But international law goes only so far in determining morality, and the truth is that, for many Israelis, the Jewish state faces a conundrum: do nothing and the hostages languish while Hamas learns that it can continue to attack Israelis with impunity; strike hard and many Palestinian civilians perish, along with Israel’s international reputation. It’s a dilemma that I feel deeply: less about reputation—as I don’t feel responsible for propping up any state’s international standing—than about how to provide safety and security and justice and peace to everyone who lives without them.

There are no perfect options here. But there are better and worse ones. It’s hard not to interpret Israel’s course of action since October 7, when it began its aerial bombardment of Gaza, and since October 27, when it began its ground offensive, as being motivated as much by revenge as by a desire to defend against Hamas rocket attacks and to re-establish its deterrent posture. (On this, it’s worth recalling that once force is used, deterrence has failed; deterrence, at its root, is about signalling the threat of force in order to dissuade one’s opponent from attacking in the first place.)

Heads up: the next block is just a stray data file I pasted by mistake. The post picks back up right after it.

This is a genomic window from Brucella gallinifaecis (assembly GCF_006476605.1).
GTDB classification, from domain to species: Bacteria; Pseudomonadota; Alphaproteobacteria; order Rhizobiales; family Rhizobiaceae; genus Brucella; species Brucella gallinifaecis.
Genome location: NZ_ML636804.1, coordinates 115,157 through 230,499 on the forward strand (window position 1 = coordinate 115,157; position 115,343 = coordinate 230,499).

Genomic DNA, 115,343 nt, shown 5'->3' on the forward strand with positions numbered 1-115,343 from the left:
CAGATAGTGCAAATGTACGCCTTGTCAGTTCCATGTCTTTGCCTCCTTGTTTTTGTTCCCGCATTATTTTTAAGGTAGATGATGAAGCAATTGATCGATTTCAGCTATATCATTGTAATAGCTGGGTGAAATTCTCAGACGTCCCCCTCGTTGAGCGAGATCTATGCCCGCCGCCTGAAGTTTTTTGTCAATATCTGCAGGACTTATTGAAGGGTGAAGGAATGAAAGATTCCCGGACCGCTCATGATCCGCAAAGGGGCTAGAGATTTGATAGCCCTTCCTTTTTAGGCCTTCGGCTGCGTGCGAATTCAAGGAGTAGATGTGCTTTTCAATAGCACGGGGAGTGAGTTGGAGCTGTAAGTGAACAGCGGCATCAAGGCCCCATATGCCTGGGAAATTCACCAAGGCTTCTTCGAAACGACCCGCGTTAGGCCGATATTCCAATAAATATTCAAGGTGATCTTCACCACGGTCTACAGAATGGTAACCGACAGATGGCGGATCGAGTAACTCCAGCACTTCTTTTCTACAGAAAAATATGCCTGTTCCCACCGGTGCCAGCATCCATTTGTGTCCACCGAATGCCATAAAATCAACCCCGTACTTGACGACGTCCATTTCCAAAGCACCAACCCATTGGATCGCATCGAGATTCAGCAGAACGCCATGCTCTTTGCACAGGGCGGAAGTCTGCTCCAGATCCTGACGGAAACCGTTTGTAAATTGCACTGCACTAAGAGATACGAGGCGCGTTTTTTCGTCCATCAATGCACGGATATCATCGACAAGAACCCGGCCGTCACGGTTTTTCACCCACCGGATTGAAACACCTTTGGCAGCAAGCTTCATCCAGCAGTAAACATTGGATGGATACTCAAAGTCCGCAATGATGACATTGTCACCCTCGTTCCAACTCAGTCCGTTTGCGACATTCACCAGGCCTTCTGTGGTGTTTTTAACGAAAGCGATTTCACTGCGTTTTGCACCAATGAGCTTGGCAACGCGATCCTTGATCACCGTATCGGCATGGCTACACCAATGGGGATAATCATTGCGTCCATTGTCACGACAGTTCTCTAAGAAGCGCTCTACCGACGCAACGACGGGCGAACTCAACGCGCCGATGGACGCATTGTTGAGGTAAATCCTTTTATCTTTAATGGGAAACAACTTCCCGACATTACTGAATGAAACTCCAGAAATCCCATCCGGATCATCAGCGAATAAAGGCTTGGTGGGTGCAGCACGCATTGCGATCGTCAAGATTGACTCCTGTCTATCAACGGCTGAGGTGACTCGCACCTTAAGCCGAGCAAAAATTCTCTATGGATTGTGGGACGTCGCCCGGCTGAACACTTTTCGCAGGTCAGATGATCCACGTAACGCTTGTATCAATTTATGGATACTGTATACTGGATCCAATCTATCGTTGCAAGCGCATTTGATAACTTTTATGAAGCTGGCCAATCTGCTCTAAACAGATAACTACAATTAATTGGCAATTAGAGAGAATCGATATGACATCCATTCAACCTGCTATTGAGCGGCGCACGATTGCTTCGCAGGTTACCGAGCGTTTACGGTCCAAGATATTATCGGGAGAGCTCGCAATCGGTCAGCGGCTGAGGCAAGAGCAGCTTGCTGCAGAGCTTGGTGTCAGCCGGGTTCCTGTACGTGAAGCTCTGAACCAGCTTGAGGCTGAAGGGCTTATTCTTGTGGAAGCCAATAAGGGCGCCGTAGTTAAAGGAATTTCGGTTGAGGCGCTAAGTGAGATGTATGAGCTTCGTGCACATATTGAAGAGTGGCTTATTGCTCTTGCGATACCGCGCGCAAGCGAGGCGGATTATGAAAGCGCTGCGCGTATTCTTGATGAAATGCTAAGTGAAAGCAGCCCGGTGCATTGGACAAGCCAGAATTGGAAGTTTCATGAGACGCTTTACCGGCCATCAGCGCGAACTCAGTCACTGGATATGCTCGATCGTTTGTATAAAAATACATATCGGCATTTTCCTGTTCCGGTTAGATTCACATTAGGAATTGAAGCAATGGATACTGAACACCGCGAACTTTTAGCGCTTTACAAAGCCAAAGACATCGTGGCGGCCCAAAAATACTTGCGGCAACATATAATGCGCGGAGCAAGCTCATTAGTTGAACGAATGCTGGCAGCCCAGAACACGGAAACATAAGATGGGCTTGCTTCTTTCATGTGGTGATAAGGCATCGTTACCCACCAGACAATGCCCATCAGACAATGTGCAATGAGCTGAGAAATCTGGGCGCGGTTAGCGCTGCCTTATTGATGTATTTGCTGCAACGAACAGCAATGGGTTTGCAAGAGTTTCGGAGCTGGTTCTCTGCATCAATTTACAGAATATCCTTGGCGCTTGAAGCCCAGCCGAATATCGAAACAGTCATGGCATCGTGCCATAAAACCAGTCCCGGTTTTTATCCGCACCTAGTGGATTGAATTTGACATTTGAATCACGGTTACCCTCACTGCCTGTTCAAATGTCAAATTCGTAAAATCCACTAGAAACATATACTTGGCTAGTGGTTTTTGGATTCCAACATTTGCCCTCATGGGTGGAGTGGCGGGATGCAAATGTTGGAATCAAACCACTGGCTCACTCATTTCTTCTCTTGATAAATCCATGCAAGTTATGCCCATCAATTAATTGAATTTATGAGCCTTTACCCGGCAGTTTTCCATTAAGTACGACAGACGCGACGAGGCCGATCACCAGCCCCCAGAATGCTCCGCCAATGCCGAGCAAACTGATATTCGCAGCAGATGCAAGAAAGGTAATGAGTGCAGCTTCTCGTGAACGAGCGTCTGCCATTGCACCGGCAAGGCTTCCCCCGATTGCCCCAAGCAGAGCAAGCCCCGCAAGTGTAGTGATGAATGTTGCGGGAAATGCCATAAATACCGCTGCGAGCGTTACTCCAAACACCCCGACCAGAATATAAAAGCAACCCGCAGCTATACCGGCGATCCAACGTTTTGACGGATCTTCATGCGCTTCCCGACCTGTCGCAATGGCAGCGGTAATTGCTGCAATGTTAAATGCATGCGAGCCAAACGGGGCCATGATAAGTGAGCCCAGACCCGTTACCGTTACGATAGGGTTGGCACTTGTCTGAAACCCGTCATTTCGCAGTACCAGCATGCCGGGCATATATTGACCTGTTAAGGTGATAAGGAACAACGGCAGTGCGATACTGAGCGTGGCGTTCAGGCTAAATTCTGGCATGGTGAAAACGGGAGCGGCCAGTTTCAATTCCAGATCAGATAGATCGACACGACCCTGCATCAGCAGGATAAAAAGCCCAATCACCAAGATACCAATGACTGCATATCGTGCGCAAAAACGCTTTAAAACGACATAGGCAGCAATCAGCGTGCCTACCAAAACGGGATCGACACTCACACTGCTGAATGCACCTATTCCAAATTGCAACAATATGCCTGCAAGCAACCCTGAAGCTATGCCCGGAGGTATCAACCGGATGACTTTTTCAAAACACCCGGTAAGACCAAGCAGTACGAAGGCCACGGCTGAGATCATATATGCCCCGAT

I have a good friend in Israel named Ofer. He grew up on one of the kibbutzim near Gaza. His parents, whom I’ve been close to since they took me in when I was a university exchange student, still live in the area, on another kibbutz, this one less than one and a half kilometres from Gaza. They narrowly escaped being taken hostage on October 7. They were holed up in the secure room that doubles as a guest bedroom, a room I’ve slept in when they hosted me. I called Ofer the other night, just as he was returning from a protest by hostage families outside Prime Minister Benjamin Netanyahu’s house in Caesarea. Those with loved ones still held in captivity by Hamas live in a kind of limbo, unsure of the fate of those who were abducted. Families don’t even have the privilege—if there even is such a thing under such grisly circumstances—of grieving their deaths. One of the hostages, Tal Shoham, is a close friend of Ofer’s from high school.